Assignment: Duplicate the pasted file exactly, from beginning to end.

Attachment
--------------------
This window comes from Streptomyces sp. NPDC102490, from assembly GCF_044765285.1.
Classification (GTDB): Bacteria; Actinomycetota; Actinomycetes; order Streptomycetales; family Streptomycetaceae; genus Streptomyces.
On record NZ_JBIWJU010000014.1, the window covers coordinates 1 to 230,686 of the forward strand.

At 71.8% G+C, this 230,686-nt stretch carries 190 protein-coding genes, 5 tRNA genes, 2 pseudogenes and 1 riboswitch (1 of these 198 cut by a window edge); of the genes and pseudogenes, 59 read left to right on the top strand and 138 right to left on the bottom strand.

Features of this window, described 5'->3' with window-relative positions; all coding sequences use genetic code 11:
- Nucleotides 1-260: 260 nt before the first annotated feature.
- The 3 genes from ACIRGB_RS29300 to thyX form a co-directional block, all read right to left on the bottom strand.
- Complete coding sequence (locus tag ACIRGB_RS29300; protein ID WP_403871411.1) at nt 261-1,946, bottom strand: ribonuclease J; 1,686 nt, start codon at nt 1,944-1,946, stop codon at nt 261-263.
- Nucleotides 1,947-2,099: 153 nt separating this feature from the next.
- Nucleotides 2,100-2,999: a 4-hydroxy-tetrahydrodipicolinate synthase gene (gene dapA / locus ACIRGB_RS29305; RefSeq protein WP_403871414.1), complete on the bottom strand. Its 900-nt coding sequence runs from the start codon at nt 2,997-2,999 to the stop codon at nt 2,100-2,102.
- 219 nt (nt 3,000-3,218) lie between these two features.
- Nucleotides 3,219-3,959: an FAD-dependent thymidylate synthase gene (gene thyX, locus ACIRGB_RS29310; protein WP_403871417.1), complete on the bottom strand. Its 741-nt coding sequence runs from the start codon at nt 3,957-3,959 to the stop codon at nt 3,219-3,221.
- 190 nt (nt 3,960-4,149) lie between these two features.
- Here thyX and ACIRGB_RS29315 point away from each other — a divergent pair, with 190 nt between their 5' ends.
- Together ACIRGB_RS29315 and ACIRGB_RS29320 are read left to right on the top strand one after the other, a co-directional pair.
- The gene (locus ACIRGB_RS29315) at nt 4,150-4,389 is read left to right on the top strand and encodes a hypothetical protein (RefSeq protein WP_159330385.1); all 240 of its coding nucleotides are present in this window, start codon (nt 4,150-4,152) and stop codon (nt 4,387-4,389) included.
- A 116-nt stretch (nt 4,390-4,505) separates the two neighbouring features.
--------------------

This window comes from Streptomyces sp. NPDC102490, from assembly GCF_044765285.1.
Classification (GTDB): Bacteria; Actinomycetota; Actinomycetes; order Streptomycetales; family Streptomycetaceae; genus Streptomyces.
On record NZ_JBIWJU010000014.1, the window covers coordinates 1 to 230,686 of the forward strand.

At 71.8% G+C, this 230,686-nt stretch carries 190 protein-coding genes, 5 tRNA genes, 2 pseudogenes and 1 riboswitch (1 of these 198 cut by a window edge); of the genes and pseudogenes, 59 read left to right on the top strand and 138 right to left on the bottom strand.

Features of this window, described 5'->3' with window-relative positions; all coding sequences use genetic code 11:
- Nucleotides 1-260: 260 nt before the first annotated feature.
- The 3 genes from ACIRGB_RS29300 to thyX form a co-directional block, all read right to left on the bottom strand.
- Complete coding sequence (locus tag ACIRGB_RS29300; protein ID WP_403871411.1) at nt 261-1,946, bottom strand: ribonuclease J; 1,686 nt, start codon at nt 1,944-1,946, stop codon at nt 261-263.
- Nucleotides 1,947-2,099: 153 nt separating this feature from the next.
- Nucleotides 2,100-2,999: a 4-hydroxy-tetrahydrodipicolinate synthase gene (gene dapA / locus ACIRGB_RS29305; RefSeq protein WP_403871414.1), complete on the bottom strand. Its 900-nt coding sequence runs from the start codon at nt 2,997-2,999 to the stop codon at nt 2,100-2,102.
- 219 nt (nt 3,000-3,218) lie between these two features.
- Nucleotides 3,219-3,959: an FAD-dependent thymidylate synthase gene (gene thyX, locus ACIRGB_RS29310; protein WP_403871417.1), complete on the bottom strand. Its 741-nt coding sequence runs from the start codon at nt 3,957-3,959 to the stop codon at nt 3,219-3,221.
- 190 nt (nt 3,960-4,149) lie between these two features.
- Here thyX and ACIRGB_RS29315 point away from each other — a divergent pair, with 190 nt between their 5' ends.
- Together ACIRGB_RS29315 and ACIRGB_RS29320 are read left to right on the top strand one after the other, a co-directional pair.
- The gene (locus ACIRGB_RS29315) at nt 4,150-4,389 is read left to right on the top strand and encodes a hypothetical protein (RefSeq protein WP_159330385.1); all 240 of its coding nucleotides are present in this window, start codon (nt 4,150-4,152) and stop codon (nt 4,387-4,389) included.
- A 116-nt stretch (nt 4,390-4,505) separates the two neighbouring features.